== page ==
Black History: Joe Louis

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Boxer. Widely considered one of the greatest and most beloved boxers in the sport’s history, Joseph Louis Barrow was born May 13, 1914 in the cotton-field country near Lafayette, Alabama. The son of a sharecropper, and the great-grandson of a slave, he was eighth child of Munn and Lilly Barrow. Louis’s family life was shaped by financial struggle. The Louis kids slept three to a bed and Louis’ father was committed to a state hospital when he was just two years old. Louis had little schooling and as a teen took on odd jobs in order to help out his mother and siblings. The family eventually relocated to Detroit where Louis found work as a laborer at the River Rouge plant of the Ford Motor Company. For a time Louis set his sights on a career in cabinet making. He briefly attended the Bronson Vocational School for training and in his off-time took violin lessons.  But it was while at school that a friend recommended he try boxing. While not an immediate success—he debuted as a lightweight and was knocked down three times in his first fight—he showed promise. By 1934 he held the national Amateur Athletic Union light-heavyweight title and finished his amateur career with an astonishing 43 knockout victories in 54 matches.

 

Louis bruised his opponents with a crushing left jab and hook. By the end of 1935 the young fighter was showing that his amateur success was no fluke. He fought 14 bouts that year, earning nearly $370,000 in prize money. On June 19, 1936 Louis suffered his first professional defeat, a 12th round knockout to Max Schmeling, a German fighter and former heavyweight champion who’d earned the adoring praise of Adolph Hitler. The defeat stung Louis, but it was offset by the chance to fight Jim Braddock on June 22, 1937 for the heavyweight crown. The Brown Bomber, as he came to be known, knocked out the defending champ in the eighth round setting the stage for a 12-year-run as the heavyweight king all the while becoming a sports icon for blacks and white across America. Part of it could be chalked up to the sheer fact that fans loved a winner. Of Louis’ 25 title defenses, only three went the full 15 rounds. But in winning, Louis also showed himself to be a gracious, even generous victor. Louis, who enlisted with the army in 1942, threw his support behind the country’s war effort, and went so far as to twice donate his purse money to military relief funds. He officially retired on March 1, 1949. A short-lived comeback, owed more in part because he was broke, soon followed. But Louis failed to capture his earlier magic. On October 26, 1951 he called it quits for good after Rocky Marciano knocked him out in the eighth round at Madison Square Garden.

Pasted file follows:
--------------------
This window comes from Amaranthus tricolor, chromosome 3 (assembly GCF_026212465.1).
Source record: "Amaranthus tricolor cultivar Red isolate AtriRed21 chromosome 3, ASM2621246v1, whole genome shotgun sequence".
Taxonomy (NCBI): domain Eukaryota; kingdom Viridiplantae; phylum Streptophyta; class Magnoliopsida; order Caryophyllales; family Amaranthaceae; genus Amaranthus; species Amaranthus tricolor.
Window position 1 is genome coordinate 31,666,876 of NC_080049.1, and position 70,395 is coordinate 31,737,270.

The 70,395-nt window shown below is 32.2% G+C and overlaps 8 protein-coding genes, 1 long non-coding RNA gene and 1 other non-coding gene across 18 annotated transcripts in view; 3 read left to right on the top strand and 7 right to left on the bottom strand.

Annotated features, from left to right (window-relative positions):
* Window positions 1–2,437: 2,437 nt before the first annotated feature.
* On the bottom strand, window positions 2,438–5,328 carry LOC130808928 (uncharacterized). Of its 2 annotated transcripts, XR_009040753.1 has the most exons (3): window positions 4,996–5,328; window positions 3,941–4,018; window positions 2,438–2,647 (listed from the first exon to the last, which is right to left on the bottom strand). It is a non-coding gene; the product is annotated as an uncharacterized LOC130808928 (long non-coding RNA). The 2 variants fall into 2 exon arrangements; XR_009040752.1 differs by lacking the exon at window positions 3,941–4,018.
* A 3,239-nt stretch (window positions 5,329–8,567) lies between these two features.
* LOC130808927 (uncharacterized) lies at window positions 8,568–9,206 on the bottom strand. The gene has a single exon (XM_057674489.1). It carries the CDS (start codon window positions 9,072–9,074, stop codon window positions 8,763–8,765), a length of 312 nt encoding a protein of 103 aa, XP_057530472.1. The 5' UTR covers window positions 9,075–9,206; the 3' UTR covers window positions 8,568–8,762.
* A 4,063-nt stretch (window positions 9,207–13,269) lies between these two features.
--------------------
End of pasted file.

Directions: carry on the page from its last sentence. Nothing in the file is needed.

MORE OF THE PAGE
The years after his retirement from the ring proved uneven for Louis. He was still a revered American figure, but money was a constant issue for him. In an effort to find some footing he tried out a number of careers. He wrestled and partnered with a rival in setting up a chain of interracial food shops. In 1970 his wife Martha committed Louis to a psychiatric hospital in Colorado because of his cocaine addiction and paranoia. He was later confined to a wheelchair following surgery to correct an aortic aneurism. When he passed away from a heart attack on April 12, 1981, Louis, who married four times in his life and had two children, was working as an “official greeter” at Caesars Palace. Louis was inducted to the Ring Magazine Boxing Hall of Fame in 1954 and the International Boxing Hall of Fame in 1990. In 1982 he was posthumously awarded the Congressional Gold Medal.

 

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